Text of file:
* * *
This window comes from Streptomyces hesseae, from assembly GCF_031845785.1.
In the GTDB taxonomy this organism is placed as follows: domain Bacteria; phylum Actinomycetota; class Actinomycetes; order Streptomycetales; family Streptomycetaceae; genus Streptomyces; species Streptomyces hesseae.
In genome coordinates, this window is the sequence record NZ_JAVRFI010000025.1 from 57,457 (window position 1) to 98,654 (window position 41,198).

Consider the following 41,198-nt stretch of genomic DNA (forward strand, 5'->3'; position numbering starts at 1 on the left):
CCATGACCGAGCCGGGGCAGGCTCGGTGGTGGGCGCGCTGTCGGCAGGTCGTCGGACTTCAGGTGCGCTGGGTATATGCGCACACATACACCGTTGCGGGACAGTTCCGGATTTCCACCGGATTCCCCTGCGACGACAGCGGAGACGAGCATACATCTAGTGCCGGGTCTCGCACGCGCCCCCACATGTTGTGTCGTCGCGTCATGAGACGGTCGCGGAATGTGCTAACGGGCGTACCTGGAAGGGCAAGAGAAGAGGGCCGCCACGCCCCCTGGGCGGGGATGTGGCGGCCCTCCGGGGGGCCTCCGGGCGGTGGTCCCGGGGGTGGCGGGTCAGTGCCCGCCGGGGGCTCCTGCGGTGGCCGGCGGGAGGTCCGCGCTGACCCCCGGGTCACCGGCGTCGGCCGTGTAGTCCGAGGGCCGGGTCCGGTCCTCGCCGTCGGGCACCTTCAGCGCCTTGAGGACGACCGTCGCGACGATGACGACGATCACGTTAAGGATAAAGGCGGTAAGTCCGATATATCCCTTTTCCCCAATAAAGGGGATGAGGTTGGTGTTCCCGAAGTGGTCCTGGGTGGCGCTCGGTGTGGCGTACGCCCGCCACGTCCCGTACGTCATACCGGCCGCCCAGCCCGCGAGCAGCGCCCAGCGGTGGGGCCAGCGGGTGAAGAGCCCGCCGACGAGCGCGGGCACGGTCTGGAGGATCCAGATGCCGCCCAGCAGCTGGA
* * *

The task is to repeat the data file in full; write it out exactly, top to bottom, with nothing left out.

This window comes from Streptomyces hesseae, from assembly GCF_031845785.1.
In the GTDB taxonomy this organism is placed as follows: domain Bacteria; phylum Actinomycetota; class Actinomycetes; order Streptomycetales; family Streptomycetaceae; genus Streptomyces; species Streptomyces hesseae.
In genome coordinates, this window is the sequence record NZ_JAVRFI010000025.1 from 57,457 (window position 1) to 98,654 (window position 41,198).

Consider the following 41,198-nt stretch of genomic DNA (forward strand, 5'->3'; position numbering starts at 1 on the left):
CCATGACCGAGCCGGGGCAGGCTCGGTGGTGGGCGCGCTGTCGGCAGGTCGTCGGACTTCAGGTGCGCTGGGTATATGCGCACACATACACCGTTGCGGGACAGTTCCGGATTTCCACCGGATTCCCCTGCGACGACAGCGGAGACGAGCATACATCTAGTGCCGGGTCTCGCACGCGCCCCCACATGTTGTGTCGTCGCGTCATGAGACGGTCGCGGAATGTGCTAACGGGCGTACCTGGAAGGGCAAGAGAAGAGGGCCGCCACGCCCCCTGGGCGGGGATGTGGCGGCCCTCCGGGGGGCCTCCGGGCGGTGGTCCCGGGGGTGGCGGGTCAGTGCCCGCCGGGGGCTCCTGCGGTGGCCGGCGGGAGGTCCGCGCTGACCCCCGGGTCACCGGCGTCGGCCGTGTAGTCCGAGGGCCGGGTCCGGTCCTCGCCGTCGGGCACCTTCAGCGCCTTGAGGACGACCGTCGCGACGATGACGACGATCACGTTAAGGATAAAGGCGGTAAGTCCGATATATCCCTTTTCCCCAATAAAGGGGATGAGGTTGGTGTTCCCGAAGTGGTCCTGGGTGGCGCTCGGTGTGGCGTACGCCCGCCACGTCCCGTACGTCATACCGGCCGCCCAGCCCGCGAGCAGCGCCCAGCGGTGGGGCCAGCGGGTGAAGAGCCCGCCGACGAGCGCGGGCACGGTCTGGAGGATCCAGATGCCGCCCAGCAGCTGGA